Regarding pedaling, in the first long measure of the Recitative, there is that original pedaling indication of Beethoven calling for a very long pedal there. While it's true that the texture is relatively thin and that many notes are in the treble, still, there are passing and neighboring tones present. As a result the pedal creates quite a blur. The modern piano, as compared to Beethoven's, is far more powerful--a point needing consideration. It would be within your discretion to ignore his pedal indication and pedal it to best advantage in order to maintain clarity.

On the matter of the recitative and rhythm: I just looked at the Harvard Dictionary of Music, and found this: "The free character of the recitative has repeatedly been imitated in instrumental music." and it cites Beethoven's Op. 110 slow movement as an example. From this I believe the operating word is "free" which implies that the form is a "free recitative" (secco), not the "measured recitative" (misurato or stomentato). Because the "free" refers to a declamatory vocal style imitating and emphasizing the natural inflections of speech, this dictionary points out: "In the recitative, the purely musical principles of vocal melody, phrase, and rhythm are largely disregarded being replaced by speechlike reiteration of the same note, slight inflections, irregular rhythms, purely syllabic treatment of the text...." Given that, it would seem that you would have much leeway to take liberties with the rhythms in this Beethoven movement. But where the Admins have accepted your submission now, the point is probably moot. :)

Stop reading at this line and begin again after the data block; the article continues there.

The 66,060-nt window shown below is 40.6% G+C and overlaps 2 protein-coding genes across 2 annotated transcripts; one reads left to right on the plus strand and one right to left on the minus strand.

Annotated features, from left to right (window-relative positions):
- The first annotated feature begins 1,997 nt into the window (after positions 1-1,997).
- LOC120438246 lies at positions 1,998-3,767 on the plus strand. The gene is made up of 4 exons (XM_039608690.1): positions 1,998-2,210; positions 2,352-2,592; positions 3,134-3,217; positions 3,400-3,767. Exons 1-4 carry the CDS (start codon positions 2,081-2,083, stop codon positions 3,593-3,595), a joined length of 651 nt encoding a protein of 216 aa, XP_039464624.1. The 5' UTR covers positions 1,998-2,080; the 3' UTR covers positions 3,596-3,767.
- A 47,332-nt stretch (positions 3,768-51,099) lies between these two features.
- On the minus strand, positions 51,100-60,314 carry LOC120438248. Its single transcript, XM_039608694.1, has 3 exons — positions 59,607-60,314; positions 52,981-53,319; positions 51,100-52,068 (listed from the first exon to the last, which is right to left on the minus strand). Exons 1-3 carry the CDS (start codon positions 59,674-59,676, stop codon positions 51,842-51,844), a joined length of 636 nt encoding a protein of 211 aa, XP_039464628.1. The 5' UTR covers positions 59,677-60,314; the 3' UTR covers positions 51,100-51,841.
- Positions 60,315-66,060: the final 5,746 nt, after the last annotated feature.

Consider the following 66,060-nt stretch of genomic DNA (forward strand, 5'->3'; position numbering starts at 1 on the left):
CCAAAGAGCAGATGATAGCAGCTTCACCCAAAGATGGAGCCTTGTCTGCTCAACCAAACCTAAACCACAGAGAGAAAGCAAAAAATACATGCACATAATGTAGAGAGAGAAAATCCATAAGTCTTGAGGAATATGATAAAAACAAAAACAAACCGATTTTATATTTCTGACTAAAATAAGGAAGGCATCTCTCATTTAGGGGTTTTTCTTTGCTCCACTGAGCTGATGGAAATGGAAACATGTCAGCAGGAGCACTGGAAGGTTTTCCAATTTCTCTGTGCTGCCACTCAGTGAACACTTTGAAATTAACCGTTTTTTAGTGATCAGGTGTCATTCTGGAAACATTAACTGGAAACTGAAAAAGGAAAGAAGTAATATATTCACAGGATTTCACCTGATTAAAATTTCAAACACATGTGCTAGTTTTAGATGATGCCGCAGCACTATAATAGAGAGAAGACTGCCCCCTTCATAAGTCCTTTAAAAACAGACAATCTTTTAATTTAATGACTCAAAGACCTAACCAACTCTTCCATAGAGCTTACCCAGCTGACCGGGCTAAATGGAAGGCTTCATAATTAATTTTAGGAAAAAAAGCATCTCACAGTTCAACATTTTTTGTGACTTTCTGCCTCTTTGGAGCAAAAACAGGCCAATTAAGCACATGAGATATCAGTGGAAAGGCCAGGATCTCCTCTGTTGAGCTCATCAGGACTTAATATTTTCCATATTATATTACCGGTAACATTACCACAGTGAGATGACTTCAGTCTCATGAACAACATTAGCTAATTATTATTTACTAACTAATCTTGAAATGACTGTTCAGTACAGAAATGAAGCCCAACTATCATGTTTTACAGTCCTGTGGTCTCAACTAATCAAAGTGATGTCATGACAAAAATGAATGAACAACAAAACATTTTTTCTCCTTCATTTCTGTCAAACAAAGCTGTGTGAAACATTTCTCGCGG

David

_________________
"Interpreting music means exploring the promise of the potential of possibilities." David April


Top
 Profile  
 
 Post subject: Re: Beethoven - Op. 110: III. Adagio, ma non troppo
PostPosted: Mon Sep 19, 2011 12:00 pm 
Offline

Joined: Wed May 26, 2010 12:11 am
Posts: 750
Location: Edinburgh, UK
Didier wrote:
But I have got also cheaper microphones, especially a pair of Rode NT5 like the ones that you used for your excellent Traviata recording. You might be interested in listening what result I can get with these microphones. It is here attached, with a photo of my set up. I processed the recording in the same way like I did for my previous recording. The microphone are connected directly (no external preamp) to a RME Fireface audio interface for recording to a computer. It is professional grade hardware but I have used previously an Edirol FA-66 that achieved similar sound quality. You may find that that there is not a so large difference of sound quality difference between this recording and my previous one, which proves that my sound quality relies mostly on my piano and that your intent to get a pair of Rode NT5 is not a bad idea. :)